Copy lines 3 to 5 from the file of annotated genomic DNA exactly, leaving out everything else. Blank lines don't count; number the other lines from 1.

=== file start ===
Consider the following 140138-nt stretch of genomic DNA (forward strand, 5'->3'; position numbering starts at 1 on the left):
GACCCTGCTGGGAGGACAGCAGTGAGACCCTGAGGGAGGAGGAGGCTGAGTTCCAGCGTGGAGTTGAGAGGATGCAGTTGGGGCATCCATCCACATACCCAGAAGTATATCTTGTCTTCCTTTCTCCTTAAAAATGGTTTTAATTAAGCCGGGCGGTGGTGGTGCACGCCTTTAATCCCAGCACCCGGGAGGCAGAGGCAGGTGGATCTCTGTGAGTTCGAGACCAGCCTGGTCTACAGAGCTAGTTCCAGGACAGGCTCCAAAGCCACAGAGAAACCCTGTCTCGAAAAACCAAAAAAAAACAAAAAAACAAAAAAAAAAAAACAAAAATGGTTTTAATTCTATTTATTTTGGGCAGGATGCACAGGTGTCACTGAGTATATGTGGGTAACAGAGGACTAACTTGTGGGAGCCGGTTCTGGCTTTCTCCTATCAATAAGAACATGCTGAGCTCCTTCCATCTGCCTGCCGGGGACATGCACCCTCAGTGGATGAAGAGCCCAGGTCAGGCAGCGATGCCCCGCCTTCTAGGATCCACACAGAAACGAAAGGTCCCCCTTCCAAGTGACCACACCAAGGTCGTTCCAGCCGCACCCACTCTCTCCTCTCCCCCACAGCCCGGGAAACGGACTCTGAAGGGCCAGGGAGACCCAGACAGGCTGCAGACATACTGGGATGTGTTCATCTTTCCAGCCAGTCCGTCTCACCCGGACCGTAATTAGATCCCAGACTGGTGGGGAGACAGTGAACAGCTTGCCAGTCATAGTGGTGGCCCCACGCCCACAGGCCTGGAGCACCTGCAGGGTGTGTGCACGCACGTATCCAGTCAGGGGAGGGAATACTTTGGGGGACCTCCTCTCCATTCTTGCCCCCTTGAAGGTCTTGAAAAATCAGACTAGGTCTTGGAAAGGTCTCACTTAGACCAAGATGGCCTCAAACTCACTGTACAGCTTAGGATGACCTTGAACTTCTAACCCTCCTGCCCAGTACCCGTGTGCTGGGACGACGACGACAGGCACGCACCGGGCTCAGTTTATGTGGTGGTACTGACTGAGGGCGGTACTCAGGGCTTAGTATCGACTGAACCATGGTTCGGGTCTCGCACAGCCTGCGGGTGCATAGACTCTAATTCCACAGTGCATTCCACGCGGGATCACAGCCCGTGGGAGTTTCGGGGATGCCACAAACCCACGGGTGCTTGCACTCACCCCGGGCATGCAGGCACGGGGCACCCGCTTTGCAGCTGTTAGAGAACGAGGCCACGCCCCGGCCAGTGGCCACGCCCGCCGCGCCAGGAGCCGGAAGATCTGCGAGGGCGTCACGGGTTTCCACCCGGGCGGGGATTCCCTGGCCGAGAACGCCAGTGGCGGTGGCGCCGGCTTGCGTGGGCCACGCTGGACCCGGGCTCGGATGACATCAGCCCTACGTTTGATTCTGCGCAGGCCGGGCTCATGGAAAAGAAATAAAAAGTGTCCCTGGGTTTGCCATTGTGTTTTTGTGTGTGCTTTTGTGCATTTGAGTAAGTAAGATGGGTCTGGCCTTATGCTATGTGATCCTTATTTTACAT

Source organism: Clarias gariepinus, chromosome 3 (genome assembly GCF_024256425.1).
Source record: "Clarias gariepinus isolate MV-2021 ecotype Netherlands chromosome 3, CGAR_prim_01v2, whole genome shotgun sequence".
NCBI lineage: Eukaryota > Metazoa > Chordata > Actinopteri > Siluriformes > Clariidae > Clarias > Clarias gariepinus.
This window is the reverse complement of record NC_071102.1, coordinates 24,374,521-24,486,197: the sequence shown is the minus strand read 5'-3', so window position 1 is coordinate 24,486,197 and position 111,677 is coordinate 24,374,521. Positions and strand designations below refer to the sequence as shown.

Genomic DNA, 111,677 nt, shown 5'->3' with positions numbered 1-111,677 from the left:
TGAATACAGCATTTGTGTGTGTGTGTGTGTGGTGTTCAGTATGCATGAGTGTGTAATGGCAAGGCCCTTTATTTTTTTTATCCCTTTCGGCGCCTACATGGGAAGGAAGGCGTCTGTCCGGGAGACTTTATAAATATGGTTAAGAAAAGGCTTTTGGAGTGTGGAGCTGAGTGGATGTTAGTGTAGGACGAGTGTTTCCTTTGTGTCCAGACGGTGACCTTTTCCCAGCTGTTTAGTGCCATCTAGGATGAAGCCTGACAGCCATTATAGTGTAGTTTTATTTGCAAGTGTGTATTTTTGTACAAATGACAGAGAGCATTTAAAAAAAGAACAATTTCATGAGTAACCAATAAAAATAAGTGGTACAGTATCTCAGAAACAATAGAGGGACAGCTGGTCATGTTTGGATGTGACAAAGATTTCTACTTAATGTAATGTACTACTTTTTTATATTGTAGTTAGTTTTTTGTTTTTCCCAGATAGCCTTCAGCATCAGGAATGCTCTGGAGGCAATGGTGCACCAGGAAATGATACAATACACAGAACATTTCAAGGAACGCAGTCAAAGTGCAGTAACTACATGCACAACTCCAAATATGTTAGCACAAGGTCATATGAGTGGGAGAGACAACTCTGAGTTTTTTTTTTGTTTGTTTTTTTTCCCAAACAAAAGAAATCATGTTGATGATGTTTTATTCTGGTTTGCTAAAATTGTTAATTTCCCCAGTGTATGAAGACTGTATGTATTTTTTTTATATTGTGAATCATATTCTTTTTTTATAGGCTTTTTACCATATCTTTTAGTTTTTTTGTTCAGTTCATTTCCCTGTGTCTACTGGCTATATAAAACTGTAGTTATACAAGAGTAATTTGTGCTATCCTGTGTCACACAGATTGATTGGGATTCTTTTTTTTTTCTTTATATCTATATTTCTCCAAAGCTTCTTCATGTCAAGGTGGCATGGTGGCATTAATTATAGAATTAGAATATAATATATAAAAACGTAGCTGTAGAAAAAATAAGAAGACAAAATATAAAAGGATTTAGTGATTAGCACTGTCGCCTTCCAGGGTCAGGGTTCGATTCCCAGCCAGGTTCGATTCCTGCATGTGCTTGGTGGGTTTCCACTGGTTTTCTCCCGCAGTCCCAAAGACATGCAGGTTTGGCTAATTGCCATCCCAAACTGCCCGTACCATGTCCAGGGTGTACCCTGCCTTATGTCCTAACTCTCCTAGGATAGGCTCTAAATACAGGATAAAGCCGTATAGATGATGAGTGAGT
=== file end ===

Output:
Source organism: Clarias gariepinus, chromosome 3 (genome assembly GCF_024256425.1).
Source record: "Clarias gariepinus isolate MV-2021 ecotype Netherlands chromosome 3, CGAR_prim_01v2, whole genome shotgun sequence".
NCBI lineage: Eukaryota > Metazoa > Chordata > Actinopteri > Siluriformes > Clariidae > Clarias > Clarias gariepinus.